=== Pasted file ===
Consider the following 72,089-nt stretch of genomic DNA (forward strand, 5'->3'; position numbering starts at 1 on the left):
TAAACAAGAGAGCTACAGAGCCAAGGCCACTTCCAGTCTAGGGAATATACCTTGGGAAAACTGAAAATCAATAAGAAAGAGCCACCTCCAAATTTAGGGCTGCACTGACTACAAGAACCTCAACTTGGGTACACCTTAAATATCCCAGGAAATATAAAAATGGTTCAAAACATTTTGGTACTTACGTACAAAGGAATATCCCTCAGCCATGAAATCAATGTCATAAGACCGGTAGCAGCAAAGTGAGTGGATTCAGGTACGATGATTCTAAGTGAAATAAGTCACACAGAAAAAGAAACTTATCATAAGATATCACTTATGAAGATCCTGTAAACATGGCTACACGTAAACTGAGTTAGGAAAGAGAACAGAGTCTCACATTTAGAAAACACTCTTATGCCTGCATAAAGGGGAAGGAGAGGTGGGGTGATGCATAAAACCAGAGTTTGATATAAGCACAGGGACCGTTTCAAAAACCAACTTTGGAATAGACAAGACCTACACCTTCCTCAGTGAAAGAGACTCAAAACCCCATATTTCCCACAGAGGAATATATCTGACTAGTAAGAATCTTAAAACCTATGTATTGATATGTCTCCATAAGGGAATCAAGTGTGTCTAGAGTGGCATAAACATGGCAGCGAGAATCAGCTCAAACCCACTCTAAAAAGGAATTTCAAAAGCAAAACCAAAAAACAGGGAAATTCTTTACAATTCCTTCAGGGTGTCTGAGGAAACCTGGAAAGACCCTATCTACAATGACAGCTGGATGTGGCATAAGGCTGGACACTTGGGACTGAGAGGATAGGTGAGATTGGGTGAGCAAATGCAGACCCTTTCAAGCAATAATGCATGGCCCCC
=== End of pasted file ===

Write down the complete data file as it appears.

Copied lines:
Consider the following 72,089-nt stretch of genomic DNA (forward strand, 5'->3'; position numbering starts at 1 on the left):
TAAACAAGAGAGCTACAGAGCCAAGGCCACTTCCAGTCTAGGGAATATACCTTGGGAAAACTGAAAATCAATAAGAAAGAGCCACCTCCAAATTTAGGGCTGCACTGACTACAAGAACCTCAACTTGGGTACACCTTAAATATCCCAGGAAATATAAAAATGGTTCAAAACATTTTGGTACTTACGTACAAAGGAATATCCCTCAGCCATGAAATCAATGTCATAAGACCGGTAGCAGCAAAGTGAGTGGATTCAGGTACGATGATTCTAAGTGAAATAAGTCACACAGAAAAAGAAACTTATCATAAGATATCACTTATGAAGATCCTGTAAACATGGCTACACGTAAACTGAGTTAGGAAAGAGAACAGAGTCTCACATTTAGAAAACACTCTTATGCCTGCATAAAGGGGAAGGAGAGGTGGGGTGATGCATAAAACCAGAGTTTGATATAAGCACAGGGACCGTTTCAAAAACCAACTTTGGAATAGACAAGACCTACACCTTCCTCAGTGAAAGAGACTCAAAACCCCATATTTCCCACAGAGGAATATATCTGACTAGTAAGAATCTTAAAACCTATGTATTGATATGTCTCCATAAGGGAATCAAGTGTGTCTAGAGTGGCATAAACATGGCAGCGAGAATCAGCTCAAACCCACTCTAAAAAGGAATTTCAAAAGCAAAACCAAAAAACAGGGAAATTCTTTACAATTCCTTCAGGGTGTCTGAGGAAACCTGGAAAGACCCTATCTACAATGACAGCTGGATGTGGCATAAGGCTGGACACTTGGGACTGAGAGGATAGGTGAGATTGGGTGAGCAAATGCAGACCCTTTCAAGCAATAATGCATGGCCCCC